Thursday, June 2, 2011
Jeff LeBlanc and Mike Krum both headlined at Acoustic Long Island on the first concert of the summer series. Jeff LeBlanc singing style can best be compared to the talented Chris Ayers and Tim Blane. And while his songs were well crafted, they never reached the highs that characterized those two artists. Instead, LeBlanc’s songs can best be described as pretty, the kind of songs that you could snuggle up to with someone you love while sitting by the a fire and want to complete the mood. His songs never reached deep into your soul or lifted you off your seat. For the first half of his set he was accompanied on the duel keyboard by his talented philosophy professor from
, a man who made you want to go back and reread Socrates, Aristotle and maybe Henri Bergson. For the second half LeBlanc went solo incorporating a music loop machine into his performance. While it was amazing to watch his pyrotechnic footwork as he looped riffs and rhythms and voiceovers, he slowly drifted off into a solipsistic world, where like an onion when you peel back the layers, the core seemed empty and lonely. These machines must be addicting to musicians, much like gazing into two mirrors toward infinity. Unfortunately they produce endlessly layered repetition which contradicts what real music is all about where musicians, not machines, play off each other. This isn’t to say that Jeff LeBlanc doesn’t have some wonderfully rendered songs. Until We Get It Right has a nice vocal reach and emotional pull. His song Believe in a Chris Ayers style is a simple lyrical ballad. He ended the night with the return of his college professor to the stage and their rendition of Bruce Springsteen’s Dancing in the Dark, a sing-along that the audience loved and sang enthusiastically. The keyboardist was driving and inventive, and they played off each without the raw passion of Springsteen, but with a much needed, rousingly closing to the set. More of that please. Sacred Heart University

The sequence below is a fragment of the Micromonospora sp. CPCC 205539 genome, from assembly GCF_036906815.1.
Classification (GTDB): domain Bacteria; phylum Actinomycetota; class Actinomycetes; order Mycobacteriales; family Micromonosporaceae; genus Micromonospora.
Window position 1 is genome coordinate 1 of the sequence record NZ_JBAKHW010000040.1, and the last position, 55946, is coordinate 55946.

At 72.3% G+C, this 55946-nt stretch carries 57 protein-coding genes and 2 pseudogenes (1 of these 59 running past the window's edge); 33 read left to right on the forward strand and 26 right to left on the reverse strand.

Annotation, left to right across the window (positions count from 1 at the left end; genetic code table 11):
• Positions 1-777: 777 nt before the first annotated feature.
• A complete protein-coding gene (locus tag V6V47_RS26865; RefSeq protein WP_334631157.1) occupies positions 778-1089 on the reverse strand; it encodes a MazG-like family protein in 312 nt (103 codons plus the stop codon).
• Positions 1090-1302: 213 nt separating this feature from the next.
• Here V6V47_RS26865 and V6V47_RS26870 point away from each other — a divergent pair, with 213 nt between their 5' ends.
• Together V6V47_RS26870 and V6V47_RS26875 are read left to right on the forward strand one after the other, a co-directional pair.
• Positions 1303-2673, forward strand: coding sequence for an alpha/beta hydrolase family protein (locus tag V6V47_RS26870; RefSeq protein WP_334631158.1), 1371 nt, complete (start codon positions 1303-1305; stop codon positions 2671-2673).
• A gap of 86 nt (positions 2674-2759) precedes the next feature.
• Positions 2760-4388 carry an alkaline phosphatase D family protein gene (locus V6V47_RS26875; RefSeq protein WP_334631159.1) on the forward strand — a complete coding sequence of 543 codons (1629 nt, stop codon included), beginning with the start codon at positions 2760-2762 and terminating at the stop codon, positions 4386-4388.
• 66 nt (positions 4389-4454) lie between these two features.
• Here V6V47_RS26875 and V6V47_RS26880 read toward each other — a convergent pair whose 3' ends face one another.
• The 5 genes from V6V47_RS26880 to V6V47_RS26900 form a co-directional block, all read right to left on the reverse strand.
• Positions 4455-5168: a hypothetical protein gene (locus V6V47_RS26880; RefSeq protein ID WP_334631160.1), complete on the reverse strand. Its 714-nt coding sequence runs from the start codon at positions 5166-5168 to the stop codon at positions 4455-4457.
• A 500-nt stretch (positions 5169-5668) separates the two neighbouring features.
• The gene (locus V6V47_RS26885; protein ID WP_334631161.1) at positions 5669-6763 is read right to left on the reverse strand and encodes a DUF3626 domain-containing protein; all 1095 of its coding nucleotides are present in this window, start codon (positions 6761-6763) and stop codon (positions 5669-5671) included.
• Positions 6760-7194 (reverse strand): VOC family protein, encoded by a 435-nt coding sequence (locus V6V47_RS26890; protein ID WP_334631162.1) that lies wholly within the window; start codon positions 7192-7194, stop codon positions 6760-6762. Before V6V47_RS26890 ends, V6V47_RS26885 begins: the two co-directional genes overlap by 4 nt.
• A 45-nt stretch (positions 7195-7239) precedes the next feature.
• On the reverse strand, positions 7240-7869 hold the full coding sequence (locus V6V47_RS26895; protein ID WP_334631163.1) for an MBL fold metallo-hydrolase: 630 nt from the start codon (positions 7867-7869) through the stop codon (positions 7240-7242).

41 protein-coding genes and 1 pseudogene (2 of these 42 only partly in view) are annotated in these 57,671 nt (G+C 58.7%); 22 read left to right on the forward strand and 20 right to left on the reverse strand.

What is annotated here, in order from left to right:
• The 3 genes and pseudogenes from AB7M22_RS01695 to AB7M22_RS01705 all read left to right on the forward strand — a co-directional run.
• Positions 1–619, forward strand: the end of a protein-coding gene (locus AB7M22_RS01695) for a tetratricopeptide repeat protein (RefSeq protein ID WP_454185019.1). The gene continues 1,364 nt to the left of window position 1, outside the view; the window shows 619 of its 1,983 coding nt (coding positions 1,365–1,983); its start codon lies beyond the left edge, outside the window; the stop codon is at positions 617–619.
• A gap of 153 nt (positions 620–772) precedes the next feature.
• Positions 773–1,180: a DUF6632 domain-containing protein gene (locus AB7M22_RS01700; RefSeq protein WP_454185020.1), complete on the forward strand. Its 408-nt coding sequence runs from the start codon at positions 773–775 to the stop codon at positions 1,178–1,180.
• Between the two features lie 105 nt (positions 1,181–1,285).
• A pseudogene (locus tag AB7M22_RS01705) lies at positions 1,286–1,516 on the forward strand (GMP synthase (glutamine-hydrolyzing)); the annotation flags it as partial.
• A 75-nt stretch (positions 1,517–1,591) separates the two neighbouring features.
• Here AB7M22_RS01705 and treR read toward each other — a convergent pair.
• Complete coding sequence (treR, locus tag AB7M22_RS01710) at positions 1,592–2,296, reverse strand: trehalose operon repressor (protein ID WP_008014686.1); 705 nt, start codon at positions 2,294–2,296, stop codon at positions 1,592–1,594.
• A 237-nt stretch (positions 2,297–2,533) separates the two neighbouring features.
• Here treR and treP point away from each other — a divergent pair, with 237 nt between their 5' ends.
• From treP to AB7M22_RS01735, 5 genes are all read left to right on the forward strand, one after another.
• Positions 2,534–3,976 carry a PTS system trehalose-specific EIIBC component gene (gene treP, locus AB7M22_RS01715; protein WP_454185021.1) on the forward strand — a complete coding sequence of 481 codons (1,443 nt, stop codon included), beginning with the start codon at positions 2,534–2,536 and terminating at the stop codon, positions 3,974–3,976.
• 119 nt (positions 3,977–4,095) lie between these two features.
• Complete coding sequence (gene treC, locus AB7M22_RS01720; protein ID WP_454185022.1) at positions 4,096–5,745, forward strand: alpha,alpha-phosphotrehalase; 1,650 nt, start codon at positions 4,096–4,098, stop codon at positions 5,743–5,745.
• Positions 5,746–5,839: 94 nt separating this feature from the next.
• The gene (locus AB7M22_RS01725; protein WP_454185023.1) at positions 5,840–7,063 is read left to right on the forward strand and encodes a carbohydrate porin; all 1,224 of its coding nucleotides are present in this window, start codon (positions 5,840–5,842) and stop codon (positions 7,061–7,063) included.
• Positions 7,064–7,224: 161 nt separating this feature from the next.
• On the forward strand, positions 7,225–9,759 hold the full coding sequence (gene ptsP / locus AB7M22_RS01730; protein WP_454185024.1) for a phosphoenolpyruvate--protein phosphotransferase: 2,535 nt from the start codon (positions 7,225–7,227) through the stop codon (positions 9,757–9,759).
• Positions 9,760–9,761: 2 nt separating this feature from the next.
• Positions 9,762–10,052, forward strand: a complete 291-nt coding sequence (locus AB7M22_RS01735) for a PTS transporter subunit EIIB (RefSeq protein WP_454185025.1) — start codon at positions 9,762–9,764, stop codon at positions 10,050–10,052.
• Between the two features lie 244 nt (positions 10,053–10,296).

Mike Krum was a complete surprise. His singing style evoked Vance Gilbert with all of Vance’s soulfulness and sincerity; there were even shades of Kenny Rankin hidden deep within. There was something real about Krum’s songs that made you want to sit up and listen. On stage, he was often playful and even silly, sometimes self-deprecating and somewhat scattered. However, when he sang, he was transformed into a true artist with something to say about things that mattered: his girl friend, his friends, the breakup of a musical friendship and his generation. That generational theme he captured honestly and reverentially in his song Slacker, certainly something he is not. It would have been nice if he had brought his own guitar instead of playing an instrument that he picked up out of the Acoustic Long Island grab bag closet because the guitar was barely audible. Fortunately, he was accompanied by a wonderfully inventive electric guitarist who filled in all of the gaps, always lingering in the background, augmenting Krum’s voicing and his reach. Mike Krum ended his set with a beautifully soulful song sung in the Vance Gilbert tradition, No More, which is destined to be a classic in its own right.